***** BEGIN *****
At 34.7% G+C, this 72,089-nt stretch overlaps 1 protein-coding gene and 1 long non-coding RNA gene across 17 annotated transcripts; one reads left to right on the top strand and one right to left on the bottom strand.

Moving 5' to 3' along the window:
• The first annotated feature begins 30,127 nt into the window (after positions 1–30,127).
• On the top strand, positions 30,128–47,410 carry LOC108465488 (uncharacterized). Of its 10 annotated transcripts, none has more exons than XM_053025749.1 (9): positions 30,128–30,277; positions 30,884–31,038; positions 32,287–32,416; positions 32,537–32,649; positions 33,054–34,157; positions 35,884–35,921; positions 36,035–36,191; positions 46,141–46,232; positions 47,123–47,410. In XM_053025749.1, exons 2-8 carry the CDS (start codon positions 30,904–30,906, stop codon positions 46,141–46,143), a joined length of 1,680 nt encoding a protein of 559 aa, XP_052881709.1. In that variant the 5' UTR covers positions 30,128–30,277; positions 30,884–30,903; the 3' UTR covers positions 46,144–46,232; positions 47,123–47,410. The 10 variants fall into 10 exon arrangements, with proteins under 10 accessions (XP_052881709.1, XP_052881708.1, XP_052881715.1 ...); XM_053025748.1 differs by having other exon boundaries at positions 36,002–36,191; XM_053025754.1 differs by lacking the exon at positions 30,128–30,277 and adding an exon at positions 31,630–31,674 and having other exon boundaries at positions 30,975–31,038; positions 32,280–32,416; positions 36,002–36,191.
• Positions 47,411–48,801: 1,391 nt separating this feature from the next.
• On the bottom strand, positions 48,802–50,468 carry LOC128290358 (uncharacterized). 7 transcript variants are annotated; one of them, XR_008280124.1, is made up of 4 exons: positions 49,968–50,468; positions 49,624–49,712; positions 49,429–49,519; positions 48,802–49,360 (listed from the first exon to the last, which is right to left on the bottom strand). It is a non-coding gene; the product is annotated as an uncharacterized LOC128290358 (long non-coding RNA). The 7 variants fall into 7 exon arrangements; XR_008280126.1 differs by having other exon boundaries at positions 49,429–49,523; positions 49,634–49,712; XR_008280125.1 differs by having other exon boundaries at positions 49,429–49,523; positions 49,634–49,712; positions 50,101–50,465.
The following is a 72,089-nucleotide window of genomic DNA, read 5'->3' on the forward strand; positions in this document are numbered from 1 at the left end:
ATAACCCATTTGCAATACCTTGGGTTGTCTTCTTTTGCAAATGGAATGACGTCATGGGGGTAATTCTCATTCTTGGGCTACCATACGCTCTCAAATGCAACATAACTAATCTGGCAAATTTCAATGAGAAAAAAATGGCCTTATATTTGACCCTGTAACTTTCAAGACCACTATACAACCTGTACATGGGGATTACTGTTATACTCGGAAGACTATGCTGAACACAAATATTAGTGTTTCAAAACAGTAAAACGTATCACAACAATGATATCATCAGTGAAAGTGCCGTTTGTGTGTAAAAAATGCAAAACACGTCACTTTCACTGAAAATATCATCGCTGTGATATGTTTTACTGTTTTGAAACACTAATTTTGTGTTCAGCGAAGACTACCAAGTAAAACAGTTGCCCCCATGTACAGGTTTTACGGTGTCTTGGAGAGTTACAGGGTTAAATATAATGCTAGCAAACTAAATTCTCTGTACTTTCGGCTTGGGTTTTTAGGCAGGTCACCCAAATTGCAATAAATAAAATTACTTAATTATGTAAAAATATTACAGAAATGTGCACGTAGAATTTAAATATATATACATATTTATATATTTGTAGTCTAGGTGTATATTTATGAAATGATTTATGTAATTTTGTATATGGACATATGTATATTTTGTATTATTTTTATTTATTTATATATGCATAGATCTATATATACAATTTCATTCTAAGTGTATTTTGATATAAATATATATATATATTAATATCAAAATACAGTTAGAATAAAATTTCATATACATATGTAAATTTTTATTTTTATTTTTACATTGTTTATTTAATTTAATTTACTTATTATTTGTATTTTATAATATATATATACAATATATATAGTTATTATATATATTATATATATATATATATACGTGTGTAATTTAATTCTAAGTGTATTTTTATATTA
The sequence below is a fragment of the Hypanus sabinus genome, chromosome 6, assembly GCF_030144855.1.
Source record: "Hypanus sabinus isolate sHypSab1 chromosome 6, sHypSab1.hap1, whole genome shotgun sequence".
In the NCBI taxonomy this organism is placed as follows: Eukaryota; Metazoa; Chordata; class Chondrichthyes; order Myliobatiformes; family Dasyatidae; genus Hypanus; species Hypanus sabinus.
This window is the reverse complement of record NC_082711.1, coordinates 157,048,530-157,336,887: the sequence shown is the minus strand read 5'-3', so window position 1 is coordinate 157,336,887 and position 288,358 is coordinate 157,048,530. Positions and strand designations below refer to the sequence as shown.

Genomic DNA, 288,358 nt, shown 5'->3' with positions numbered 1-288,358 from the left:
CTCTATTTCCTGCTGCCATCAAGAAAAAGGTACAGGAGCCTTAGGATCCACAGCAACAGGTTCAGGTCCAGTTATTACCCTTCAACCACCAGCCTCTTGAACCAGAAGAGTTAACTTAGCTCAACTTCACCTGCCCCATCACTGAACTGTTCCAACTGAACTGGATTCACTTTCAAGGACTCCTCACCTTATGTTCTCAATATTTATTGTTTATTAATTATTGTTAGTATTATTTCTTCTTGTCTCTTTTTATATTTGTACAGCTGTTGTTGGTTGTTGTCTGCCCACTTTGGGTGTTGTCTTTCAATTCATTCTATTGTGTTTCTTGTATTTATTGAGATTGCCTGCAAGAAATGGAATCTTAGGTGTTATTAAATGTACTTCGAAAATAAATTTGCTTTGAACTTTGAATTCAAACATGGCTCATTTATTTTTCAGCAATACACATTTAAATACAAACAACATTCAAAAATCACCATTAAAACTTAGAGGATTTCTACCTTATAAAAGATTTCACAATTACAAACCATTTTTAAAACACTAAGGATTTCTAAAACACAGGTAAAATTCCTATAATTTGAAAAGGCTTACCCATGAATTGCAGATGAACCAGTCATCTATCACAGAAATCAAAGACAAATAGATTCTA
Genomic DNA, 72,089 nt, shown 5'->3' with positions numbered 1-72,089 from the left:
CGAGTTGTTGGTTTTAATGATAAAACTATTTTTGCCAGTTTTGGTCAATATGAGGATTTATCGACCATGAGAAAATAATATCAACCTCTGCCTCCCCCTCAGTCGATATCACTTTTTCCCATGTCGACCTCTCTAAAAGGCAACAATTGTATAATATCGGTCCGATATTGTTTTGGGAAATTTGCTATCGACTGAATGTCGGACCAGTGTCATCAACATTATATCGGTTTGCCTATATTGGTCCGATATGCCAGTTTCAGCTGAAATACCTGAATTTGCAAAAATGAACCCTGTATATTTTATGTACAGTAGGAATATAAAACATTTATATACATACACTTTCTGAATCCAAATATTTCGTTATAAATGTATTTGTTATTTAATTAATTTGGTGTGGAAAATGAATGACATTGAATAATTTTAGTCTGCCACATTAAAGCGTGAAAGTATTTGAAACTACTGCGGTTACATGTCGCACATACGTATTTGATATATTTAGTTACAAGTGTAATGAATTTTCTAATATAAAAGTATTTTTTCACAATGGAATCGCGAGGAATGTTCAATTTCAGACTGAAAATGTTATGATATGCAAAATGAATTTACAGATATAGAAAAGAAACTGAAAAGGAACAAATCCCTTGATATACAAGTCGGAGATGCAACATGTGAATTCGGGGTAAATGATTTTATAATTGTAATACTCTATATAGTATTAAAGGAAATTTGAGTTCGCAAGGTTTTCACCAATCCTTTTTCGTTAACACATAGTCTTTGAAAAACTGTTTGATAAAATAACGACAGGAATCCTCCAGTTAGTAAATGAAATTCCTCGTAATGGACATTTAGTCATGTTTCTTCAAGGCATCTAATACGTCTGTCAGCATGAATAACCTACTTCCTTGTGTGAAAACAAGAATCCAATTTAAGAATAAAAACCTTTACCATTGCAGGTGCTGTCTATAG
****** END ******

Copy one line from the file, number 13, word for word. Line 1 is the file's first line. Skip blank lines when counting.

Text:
Genomic DNA, 288,358 nt, shown 5'->3' with positions numbered 1-288,358 from the left: